A many-splintered thing in 'My Summer of Love'


Watching My Summer of Love, a mood-swinging idyll set in West Yorkshire, England, you may laugh out loud when Tamsin, the dark upper-crust beauty who enthralls working-class gal Mona, tells her she would like Nietzsche, and then quickly adds Freud. The writer-director, Pawel Pawlikowski, displays a good ear for the intellectual name-dropping common in early adulthood; he also boasts a precise sense of rank-pulling in relationships. You hope that he won't leave satire far behind - but he does.

The tale of how Tamsin (Emily Blunt) and Mona (Natalie Press) begin a lesbian relationship that means vastly different things to each of them is like a finely wrought cameo mounted on an enormous museum wall. It doesn't have enough weight, whether in conflict or revelation, to sustain the time and space Pawlikowski allots to it.

You see all too clearly what Mona gets out of their bond: Lovemaking a lot more tender than what she's used to from men, entree to a world of culture and sophistication, escape from the influence of her born-again, ex-con brother Phil (Paddy Considine). And you see early on what Tamsin derives from it, too. Mona is more of a doer than a thinker. Tamsin's dad has kept busy philandering with his executive assistant; when Tamsin takes her new friend to the secretary's house, and they see his car parked outside, Mona smashes the driver's seat window.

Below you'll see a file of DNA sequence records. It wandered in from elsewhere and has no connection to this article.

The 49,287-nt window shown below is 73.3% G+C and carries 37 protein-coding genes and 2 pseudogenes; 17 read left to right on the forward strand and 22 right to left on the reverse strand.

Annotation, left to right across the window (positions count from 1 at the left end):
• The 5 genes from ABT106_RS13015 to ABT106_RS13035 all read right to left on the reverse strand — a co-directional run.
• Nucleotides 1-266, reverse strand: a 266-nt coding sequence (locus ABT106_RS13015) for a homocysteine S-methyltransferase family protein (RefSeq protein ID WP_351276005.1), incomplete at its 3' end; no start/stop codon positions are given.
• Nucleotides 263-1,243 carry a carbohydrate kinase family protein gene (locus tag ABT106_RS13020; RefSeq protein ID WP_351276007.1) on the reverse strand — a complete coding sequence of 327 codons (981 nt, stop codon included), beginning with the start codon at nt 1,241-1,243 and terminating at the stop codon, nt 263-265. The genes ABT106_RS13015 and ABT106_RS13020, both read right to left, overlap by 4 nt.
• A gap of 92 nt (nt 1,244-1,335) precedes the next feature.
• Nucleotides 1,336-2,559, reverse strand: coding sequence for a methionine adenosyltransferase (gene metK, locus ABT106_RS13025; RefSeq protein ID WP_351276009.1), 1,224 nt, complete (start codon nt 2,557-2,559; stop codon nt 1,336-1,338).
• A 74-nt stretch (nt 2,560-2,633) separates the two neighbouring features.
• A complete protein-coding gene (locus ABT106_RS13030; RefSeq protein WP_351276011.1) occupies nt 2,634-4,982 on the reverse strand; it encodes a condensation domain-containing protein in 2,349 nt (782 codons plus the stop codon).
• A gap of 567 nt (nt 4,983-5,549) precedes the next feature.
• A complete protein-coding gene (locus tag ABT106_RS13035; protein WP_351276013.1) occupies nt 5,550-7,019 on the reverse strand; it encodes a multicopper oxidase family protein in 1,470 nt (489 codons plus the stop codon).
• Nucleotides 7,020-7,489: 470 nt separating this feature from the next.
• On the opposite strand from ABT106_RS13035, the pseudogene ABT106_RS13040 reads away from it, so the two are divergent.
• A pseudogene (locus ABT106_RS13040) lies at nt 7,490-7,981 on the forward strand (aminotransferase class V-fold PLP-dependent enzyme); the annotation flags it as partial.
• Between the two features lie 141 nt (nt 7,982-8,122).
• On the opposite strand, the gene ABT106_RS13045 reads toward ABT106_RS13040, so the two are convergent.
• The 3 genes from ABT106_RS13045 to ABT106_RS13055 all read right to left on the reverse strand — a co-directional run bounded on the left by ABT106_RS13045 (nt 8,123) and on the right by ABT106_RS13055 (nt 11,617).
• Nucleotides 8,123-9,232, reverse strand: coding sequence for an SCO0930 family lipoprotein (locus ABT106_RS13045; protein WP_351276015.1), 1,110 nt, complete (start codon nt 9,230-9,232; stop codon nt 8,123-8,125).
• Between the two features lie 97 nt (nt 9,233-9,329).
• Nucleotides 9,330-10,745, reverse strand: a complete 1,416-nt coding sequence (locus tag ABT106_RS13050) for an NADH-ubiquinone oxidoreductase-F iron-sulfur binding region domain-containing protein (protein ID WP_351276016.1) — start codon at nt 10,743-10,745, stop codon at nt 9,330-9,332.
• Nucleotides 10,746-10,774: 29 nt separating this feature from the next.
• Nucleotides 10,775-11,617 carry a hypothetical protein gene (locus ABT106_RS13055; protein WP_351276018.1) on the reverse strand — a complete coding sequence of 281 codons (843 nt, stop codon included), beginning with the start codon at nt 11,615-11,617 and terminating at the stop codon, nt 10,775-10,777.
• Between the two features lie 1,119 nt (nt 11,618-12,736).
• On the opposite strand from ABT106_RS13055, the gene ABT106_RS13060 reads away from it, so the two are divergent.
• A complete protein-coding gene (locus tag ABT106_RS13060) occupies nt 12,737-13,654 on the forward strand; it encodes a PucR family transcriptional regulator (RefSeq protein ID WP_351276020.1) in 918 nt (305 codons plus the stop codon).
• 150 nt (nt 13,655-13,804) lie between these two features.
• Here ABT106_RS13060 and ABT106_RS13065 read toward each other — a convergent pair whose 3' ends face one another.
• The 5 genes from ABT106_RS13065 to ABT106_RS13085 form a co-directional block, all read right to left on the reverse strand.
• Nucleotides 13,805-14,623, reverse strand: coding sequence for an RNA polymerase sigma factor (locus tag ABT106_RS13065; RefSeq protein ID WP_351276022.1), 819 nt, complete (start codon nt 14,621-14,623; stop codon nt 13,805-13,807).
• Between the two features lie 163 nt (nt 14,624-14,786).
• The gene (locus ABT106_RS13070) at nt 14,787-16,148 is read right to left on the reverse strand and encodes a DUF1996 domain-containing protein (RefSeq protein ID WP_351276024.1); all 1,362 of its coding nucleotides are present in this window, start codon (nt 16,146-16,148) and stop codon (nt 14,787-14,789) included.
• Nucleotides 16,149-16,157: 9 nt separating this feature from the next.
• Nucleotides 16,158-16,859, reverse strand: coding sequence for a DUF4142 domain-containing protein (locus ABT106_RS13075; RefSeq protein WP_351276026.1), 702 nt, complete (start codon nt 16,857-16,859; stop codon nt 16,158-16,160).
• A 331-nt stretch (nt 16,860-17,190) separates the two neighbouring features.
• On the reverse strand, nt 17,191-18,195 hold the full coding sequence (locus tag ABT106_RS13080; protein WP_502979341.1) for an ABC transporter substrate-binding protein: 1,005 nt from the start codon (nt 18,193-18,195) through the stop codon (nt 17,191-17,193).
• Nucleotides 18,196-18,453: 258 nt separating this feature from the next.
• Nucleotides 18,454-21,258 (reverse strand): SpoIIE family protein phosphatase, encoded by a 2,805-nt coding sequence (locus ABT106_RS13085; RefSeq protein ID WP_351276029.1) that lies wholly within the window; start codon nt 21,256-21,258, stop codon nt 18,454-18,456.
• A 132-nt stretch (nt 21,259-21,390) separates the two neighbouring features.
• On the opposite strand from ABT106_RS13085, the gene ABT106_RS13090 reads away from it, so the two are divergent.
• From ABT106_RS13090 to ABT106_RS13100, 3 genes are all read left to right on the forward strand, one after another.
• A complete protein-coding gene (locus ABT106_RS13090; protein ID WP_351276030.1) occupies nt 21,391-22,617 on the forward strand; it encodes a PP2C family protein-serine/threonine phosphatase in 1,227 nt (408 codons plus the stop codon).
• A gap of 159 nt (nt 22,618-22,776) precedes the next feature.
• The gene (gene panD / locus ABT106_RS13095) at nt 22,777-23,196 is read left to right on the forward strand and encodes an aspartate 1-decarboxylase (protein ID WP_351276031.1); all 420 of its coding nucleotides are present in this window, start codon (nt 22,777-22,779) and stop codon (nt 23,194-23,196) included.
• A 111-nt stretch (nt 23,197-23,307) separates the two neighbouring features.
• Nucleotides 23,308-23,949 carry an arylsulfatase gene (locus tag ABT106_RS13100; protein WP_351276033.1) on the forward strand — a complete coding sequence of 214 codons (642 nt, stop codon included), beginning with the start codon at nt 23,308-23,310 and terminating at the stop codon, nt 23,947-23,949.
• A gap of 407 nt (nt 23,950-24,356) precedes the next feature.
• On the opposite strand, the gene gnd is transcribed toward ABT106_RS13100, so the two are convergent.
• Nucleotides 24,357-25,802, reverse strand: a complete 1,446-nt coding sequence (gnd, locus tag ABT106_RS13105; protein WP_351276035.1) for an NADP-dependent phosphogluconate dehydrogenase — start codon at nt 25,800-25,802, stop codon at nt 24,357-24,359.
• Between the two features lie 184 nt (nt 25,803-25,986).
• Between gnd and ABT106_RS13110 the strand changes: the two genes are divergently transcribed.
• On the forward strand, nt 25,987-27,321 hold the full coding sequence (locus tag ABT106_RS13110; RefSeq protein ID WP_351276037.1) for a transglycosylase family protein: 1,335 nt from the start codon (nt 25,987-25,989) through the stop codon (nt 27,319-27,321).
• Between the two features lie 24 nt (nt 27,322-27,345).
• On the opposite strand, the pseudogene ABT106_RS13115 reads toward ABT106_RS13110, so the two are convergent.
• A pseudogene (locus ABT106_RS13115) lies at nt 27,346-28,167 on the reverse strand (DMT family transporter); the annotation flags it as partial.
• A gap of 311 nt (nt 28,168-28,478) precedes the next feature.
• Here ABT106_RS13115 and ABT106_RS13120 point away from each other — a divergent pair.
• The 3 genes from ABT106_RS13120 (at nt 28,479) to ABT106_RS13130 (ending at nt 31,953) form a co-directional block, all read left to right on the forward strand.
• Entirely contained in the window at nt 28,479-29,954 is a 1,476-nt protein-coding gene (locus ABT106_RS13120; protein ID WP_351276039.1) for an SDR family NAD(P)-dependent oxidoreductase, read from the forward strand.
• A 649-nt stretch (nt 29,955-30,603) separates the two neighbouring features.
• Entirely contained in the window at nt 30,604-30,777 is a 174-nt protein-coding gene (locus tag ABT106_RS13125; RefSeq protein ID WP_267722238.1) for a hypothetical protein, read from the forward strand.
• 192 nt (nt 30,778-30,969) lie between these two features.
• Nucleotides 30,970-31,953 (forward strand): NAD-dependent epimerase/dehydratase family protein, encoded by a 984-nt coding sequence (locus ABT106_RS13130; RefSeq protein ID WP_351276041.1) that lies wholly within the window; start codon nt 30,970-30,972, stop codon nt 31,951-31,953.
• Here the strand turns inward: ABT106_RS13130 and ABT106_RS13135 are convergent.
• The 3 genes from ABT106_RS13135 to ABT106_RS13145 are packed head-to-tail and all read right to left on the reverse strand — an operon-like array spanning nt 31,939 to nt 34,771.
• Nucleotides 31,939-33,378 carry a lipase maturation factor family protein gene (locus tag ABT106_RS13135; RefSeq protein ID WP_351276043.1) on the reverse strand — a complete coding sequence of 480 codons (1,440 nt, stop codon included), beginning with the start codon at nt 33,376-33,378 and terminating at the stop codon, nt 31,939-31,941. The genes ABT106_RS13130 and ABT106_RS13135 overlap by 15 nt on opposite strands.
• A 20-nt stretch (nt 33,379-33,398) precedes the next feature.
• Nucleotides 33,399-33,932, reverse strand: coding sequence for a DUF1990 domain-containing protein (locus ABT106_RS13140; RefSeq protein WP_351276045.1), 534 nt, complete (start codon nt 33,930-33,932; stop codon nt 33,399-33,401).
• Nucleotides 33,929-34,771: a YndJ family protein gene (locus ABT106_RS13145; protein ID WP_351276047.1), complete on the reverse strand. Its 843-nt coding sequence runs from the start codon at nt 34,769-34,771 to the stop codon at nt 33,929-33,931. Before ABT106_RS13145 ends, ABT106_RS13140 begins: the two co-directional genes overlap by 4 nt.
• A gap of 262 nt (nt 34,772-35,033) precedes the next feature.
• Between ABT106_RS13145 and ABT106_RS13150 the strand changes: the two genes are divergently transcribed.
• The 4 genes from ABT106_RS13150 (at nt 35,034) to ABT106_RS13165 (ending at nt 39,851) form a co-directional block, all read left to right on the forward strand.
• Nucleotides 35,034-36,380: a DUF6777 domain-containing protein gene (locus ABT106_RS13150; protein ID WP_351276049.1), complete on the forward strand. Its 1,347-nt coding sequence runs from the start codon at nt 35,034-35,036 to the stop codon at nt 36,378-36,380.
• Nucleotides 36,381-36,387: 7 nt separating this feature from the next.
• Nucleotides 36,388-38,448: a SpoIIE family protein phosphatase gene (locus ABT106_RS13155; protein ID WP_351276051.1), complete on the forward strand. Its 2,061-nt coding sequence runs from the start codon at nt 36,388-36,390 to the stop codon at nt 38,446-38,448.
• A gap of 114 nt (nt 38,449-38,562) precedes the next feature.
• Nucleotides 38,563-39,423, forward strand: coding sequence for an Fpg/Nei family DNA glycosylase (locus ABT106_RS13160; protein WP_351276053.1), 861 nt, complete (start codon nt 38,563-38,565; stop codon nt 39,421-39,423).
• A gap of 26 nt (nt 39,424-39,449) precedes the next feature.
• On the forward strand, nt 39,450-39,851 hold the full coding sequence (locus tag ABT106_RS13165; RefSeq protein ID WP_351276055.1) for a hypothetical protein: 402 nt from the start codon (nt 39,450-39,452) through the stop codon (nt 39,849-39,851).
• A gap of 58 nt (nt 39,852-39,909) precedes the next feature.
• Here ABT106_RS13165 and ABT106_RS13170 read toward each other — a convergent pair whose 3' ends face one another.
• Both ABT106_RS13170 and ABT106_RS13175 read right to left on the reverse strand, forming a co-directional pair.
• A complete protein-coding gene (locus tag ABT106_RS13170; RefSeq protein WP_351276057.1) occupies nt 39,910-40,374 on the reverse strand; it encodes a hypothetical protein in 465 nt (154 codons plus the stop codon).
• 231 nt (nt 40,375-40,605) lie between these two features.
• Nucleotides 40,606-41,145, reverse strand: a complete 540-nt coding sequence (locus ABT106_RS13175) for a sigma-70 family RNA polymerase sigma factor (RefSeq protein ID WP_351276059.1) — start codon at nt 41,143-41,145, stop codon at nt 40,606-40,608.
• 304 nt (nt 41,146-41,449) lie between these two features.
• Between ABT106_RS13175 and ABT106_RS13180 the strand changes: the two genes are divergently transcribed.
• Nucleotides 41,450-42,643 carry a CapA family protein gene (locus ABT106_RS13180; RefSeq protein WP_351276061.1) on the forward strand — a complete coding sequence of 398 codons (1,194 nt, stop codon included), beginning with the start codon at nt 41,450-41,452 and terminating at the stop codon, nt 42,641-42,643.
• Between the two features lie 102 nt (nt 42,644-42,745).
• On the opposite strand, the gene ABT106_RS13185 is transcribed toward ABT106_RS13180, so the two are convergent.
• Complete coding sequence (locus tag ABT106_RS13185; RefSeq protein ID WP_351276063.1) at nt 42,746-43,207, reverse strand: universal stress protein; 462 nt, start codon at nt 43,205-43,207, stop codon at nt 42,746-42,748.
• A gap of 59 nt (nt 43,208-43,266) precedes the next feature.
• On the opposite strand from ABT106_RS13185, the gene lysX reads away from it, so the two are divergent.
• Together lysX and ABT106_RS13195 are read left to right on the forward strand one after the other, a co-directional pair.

But all Pawlikowski does is orchestrate these premises, not develop or deepen them; the movie is like a symphonic poem with a limited set of rhythms and tones.

Considine's Phil provides the film with its boldest image when he creates a huge cross in sections and persuades his Christian prayer group to lug it up a hill and plant it on a site overlooking his village. A sensational actor when he has anything to work with (as he proved in Jim Sheridan's In America), Considine gives Phil a fluent conviction that flirts with glibness; you keep guessing at the extent of his conversion.

Unfortunately, Phil becomes little more than a foil for the two heroines. Pawlikowski's heart may be with Mona, but his art is closer to Tamsin. He luxuriates in his sensibility without delivering a movie that pays off in originality or insight.

My Summer of Love

Starring Natalie Press, Emily Blunt and Paddy Considine

Directed by Pawel Pawlikowski

Released by Focus

Rated R (sexuality, language and some drug use)

Time 87 minutes

SUN SCORE * * 1/2 (2 1/2 STARS)

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